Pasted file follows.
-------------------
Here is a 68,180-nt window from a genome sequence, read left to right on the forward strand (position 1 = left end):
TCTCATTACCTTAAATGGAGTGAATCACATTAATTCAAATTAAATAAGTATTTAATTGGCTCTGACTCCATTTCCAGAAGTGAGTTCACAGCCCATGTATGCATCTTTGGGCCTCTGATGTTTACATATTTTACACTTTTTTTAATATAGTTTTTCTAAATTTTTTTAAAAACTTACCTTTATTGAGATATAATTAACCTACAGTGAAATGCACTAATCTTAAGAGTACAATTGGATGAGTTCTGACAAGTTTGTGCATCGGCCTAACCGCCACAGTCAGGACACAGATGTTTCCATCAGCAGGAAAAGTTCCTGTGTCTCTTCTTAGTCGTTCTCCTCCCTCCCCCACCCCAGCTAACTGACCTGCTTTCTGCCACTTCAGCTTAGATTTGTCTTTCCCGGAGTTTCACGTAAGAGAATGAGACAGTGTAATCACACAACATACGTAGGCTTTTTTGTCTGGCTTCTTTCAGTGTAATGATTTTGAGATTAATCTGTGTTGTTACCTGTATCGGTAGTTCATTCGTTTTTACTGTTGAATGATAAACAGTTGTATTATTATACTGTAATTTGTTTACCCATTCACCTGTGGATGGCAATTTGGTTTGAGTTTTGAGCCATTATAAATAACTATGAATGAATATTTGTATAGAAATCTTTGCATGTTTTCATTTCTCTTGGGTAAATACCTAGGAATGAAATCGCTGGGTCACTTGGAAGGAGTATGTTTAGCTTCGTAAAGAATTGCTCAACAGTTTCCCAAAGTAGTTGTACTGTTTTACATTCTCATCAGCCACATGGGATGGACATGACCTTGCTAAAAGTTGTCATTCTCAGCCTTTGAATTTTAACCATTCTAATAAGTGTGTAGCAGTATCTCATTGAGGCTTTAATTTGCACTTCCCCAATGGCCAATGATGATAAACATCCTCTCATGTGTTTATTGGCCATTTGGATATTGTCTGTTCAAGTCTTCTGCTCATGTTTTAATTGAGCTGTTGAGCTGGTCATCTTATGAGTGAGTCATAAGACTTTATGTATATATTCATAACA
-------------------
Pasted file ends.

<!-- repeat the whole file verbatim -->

Here is a 68,180-nt window from a genome sequence, read left to right on the forward strand (position 1 = left end):
TCTCATTACCTTAAATGGAGTGAATCACATTAATTCAAATTAAATAAGTATTTAATTGGCTCTGACTCCATTTCCAGAAGTGAGTTCACAGCCCATGTATGCATCTTTGGGCCTCTGATGTTTACATATTTTACACTTTTTTTAATATAGTTTTTCTAAATTTTTTTAAAAACTTACCTTTATTGAGATATAATTAACCTACAGTGAAATGCACTAATCTTAAGAGTACAATTGGATGAGTTCTGACAAGTTTGTGCATCGGCCTAACCGCCACAGTCAGGACACAGATGTTTCCATCAGCAGGAAAAGTTCCTGTGTCTCTTCTTAGTCGTTCTCCTCCCTCCCCCACCCCAGCTAACTGACCTGCTTTCTGCCACTTCAGCTTAGATTTGTCTTTCCCGGAGTTTCACGTAAGAGAATGAGACAGTGTAATCACACAACATACGTAGGCTTTTTTGTCTGGCTTCTTTCAGTGTAATGATTTTGAGATTAATCTGTGTTGTTACCTGTATCGGTAGTTCATTCGTTTTTACTGTTGAATGATAAACAGTTGTATTATTATACTGTAATTTGTTTACCCATTCACCTGTGGATGGCAATTTGGTTTGAGTTTTGAGCCATTATAAATAACTATGAATGAATATTTGTATAGAAATCTTTGCATGTTTTCATTTCTCTTGGGTAAATACCTAGGAATGAAATCGCTGGGTCACTTGGAAGGAGTATGTTTAGCTTCGTAAAGAATTGCTCAACAGTTTCCCAAAGTAGTTGTACTGTTTTACATTCTCATCAGCCACATGGGATGGACATGACCTTGCTAAAAGTTGTCATTCTCAGCCTTTGAATTTTAACCATTCTAATAAGTGTGTAGCAGTATCTCATTGAGGCTTTAATTTGCACTTCCCCAATGGCCAATGATGATAAACATCCTCTCATGTGTTTATTGGCCATTTGGATATTGTCTGTTCAAGTCTTCTGCTCATGTTTTAATTGAGCTGTTGAGCTGGTCATCTTATGAGTGAGTCATAAGACTTTATGTATATATTCATAACA